Thursday, May 8, 7:00 p.m. Plymouth Presbyterian Church (PPC), 3755
Dunkirk Lane North (North of Highway 55 and Co Rd 24), Plymouth.

Mother's Day weekend was chosen to honor and recognize children around the
world who are victims of war and violence in their countries. How do
children cope when faced daily with civil war, death squads, kidnappings,
car bombs, unexploded cluster bombs, rape, untreated illness, and loss of
family members? What will happen to the children in the Congo, Somalia and
the Horn of Africa, Columbia, Israel, Palestine, Lebanon, Darfur,
Afghanistan, Iraq, and Iran? Gather in community to remember the children
who have died because of war, through no fault of their own. Our precious
children are the light and future of the world. Sponsored by: the Peace
and Justice Committee of PPC and Northwest Neighbors for Peace. FFI: Call

[KKK - Kill a Kid for Kapitalism -ed]

--------8 of x--------

From: Corey Mattson <coreymattson [at]>
Subject: 9/11 film 5.08 7pm

Experimental College (EXCO) presents...
Rethinking 9/11 Class

As part of the EXCO program, come see Michael Andregg's film "Rethinking
9/11" (1 hour) and participate in a discussion afterward. Michael
Andregg, the filmmaker, will be leading the class discussion.

Thursday, May 8th, 7 PM
Mayday Bookstore (301 Cedar Ave., Minneapolis, MN 55454 - Below and to
the side of the HUB Bike Coop)

--------9 of x--------

From: Annie Archia <anniearchia [at]>
Subject: RNC 5.08 7pm

The RNC 2008: We're Getting Ready - Are You?
Thursday May 8
U of M West Bank - Blegen Hall 5 (in the basement)

Presentation and discussion hosted by the RNC Welcoming Committee

Come learn about how the spectacle of the RNC will affect our communities,
and how you can plug in to the strategy to resist the Republicans'
invasion of our cities and the accompanying militarization of our
neighborhoods in September.

The convention will coincide with the first week of classes at the
University of Minnesota - but from September 1-4, our real education will
be in the streets of St. Paul.  No matter how you identify politically,
the RNC's coming to our backyard.  We're not invited - but we're showing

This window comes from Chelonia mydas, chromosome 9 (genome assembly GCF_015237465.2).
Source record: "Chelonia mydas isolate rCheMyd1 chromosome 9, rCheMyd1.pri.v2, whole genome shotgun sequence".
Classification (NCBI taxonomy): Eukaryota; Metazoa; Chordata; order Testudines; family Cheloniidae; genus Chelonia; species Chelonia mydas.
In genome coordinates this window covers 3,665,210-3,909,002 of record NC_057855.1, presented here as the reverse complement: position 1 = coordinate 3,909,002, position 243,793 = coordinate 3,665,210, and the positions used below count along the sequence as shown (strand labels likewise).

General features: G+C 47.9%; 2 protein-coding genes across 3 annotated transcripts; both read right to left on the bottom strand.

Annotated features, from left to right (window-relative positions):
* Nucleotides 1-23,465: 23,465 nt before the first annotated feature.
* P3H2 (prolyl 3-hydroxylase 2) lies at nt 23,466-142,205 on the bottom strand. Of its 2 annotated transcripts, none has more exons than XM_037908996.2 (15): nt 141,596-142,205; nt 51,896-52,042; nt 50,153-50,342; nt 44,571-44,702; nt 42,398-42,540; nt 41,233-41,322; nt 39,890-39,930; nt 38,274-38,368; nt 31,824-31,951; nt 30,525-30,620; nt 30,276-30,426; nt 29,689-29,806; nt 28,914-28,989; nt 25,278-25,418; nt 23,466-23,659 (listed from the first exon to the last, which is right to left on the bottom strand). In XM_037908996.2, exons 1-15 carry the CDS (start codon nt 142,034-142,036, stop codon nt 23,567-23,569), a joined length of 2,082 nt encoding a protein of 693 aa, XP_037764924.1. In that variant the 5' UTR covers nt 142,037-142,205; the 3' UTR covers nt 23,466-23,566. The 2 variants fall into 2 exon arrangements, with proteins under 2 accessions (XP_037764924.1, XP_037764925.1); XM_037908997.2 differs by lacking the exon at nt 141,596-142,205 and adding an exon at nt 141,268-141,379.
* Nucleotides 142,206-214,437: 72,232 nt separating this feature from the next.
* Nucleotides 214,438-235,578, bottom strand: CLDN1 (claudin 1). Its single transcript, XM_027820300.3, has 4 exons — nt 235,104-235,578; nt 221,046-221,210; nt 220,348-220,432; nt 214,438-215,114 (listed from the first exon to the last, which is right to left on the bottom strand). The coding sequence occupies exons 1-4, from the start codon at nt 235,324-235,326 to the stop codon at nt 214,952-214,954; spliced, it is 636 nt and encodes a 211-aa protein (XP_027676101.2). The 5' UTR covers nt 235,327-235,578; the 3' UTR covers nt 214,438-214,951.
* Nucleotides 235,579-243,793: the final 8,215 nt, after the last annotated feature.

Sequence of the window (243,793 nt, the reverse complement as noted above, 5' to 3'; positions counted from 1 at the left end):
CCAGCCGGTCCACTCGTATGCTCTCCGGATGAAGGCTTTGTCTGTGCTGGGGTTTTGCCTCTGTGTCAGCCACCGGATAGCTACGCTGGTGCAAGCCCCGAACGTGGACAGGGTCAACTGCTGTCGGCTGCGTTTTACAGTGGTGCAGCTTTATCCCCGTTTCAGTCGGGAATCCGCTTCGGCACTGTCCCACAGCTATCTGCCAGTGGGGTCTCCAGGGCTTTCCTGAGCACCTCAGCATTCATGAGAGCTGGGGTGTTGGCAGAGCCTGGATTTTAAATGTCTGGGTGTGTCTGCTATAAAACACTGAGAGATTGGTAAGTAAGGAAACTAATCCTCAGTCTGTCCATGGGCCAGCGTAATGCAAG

up anyway!  This is one of several upcoming presentations from the
Welcoming Committee geared specifically to community members.

--------10 of x--------

From: Charles Underwood <charleyunderwood [at]>
Subject: Rwanda/film 5.08 7:30pm

Thursday, 5/8, 7:30 pm, film "As We Forgive Those" about the
confrontations and sometimes reconciliation many years after the 1994
Rwanda slaughter, Oak St Cinema, 309 Oak St SE, Mpls.

--------11 of x--------

The Story of Lisa Kelly
America's Pay-or-Die Health Care System
May 6, 2008

This is a tale of pay or die that recurs again and again all over our
country and only in our country in the entire western world.

Advised by her physician to go to M.D. Anderson for urgent treatment of
her leukemia, Mrs. Lisa Kelly was told she had to pay $105,000 up front
before being admitted. The hospital declared her limited insurance

Sitting in the business office with seriously advanced cancer, she asked
herself - "Are they going to send me home?" "Am I going to die?"

Time out from her torment for a moment. M.D. Anderson started this upfront
payment demand in 2005 because of a spike in its bad debt load.

The Wall Street Journal explains - "The bad debt is driven by a larger
number of Americans who are uninsured or who don't have enough insurance
to cover costs if catastrophe strikes. Even among those with adequate
insurance, deductibles and co-payments are growing so big that insured
patients also have trouble paying hospitals".

It isn't as if non-profit hospitals like M.D. Anderson are hurting. Look
at this finding in an Ohio State University study: net income per bed at
non-profit hospitals tripled to $146,273 in 2005 from $50,669 in 2000. And
you also may have noticed the huge pay packages awarded hospital

M.D. Anderson, exempt from taxation, recipient of funds from large
government programs and research grants has cash, investments and
endowment totaling $1.9 billion, with net income of $310 million last
year, the Journal reports.

Back to the 52 year old, Lisa Kelly. She and her husband returned with a
check for $45,000. After a blood test and biopsy, the hospital oncologist
urged admittance quickly. Then the hospital demanded an additional
$60,000-$45,000 just for the lab tests and $15,000 for part of the cost of
the treatment.

To shorten the story, she received chemotherapy for over a year. Often her
appointment was "blocked" until she made another payment.

In a particularly grotesque incident, she was hooked up to a chemotherapy
pump, but the nurses were not allowed to change the chemo bag until Mr.
Kelly made another payment.

She endured other indignities and overcharges. Reporter Martinez cites
$360 for blood tests that insurers pay $20 or less for and up to $120 for
saline pouches that cost less than $2 retail.

Imagine anything like Mrs. Kelly's predicament and pressures occurring in
Canada, Belgium, Germany, Italy, France, Switzerland, Holland, England or
any other western country. It would never happen.

These countries have universal single payer health insurance. No one dies
because they cannot afford health care. In America, 18,000 Americans die
each year because they cannot afford health care, according to the
Institute of Medicine of the National Academy of Sciences. Many more get
sick or become sicker.

None of these countries spend more than 11% of their GDP on healthcare.
The U.S. spends over 16% of its GDP on health care and does not cover 47
million people and tens of millions are under covered